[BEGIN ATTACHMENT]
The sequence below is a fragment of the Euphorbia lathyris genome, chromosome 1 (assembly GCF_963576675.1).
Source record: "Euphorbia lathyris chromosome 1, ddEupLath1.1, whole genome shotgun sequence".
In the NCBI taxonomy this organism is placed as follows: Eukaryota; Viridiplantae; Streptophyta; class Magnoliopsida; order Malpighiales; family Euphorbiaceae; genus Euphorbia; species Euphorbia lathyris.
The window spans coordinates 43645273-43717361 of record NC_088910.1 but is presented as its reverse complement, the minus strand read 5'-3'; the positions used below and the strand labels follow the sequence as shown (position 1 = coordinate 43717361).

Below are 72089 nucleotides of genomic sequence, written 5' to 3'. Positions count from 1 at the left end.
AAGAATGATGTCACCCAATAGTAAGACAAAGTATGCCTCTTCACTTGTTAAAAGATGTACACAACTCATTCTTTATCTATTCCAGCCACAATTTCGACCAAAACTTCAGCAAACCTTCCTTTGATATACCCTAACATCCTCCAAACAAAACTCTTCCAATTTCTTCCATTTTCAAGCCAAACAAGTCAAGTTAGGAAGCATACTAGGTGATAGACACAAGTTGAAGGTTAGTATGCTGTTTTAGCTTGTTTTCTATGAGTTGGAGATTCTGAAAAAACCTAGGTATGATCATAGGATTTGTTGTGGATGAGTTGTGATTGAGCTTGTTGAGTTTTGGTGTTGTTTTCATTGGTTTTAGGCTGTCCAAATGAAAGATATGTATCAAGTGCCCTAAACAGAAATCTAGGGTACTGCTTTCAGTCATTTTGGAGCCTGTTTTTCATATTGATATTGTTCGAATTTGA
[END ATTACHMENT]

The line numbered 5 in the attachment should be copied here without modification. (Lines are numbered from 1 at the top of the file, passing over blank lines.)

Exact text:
Below are 72089 nucleotides of genomic sequence, written 5' to 3'. Positions count from 1 at the left end.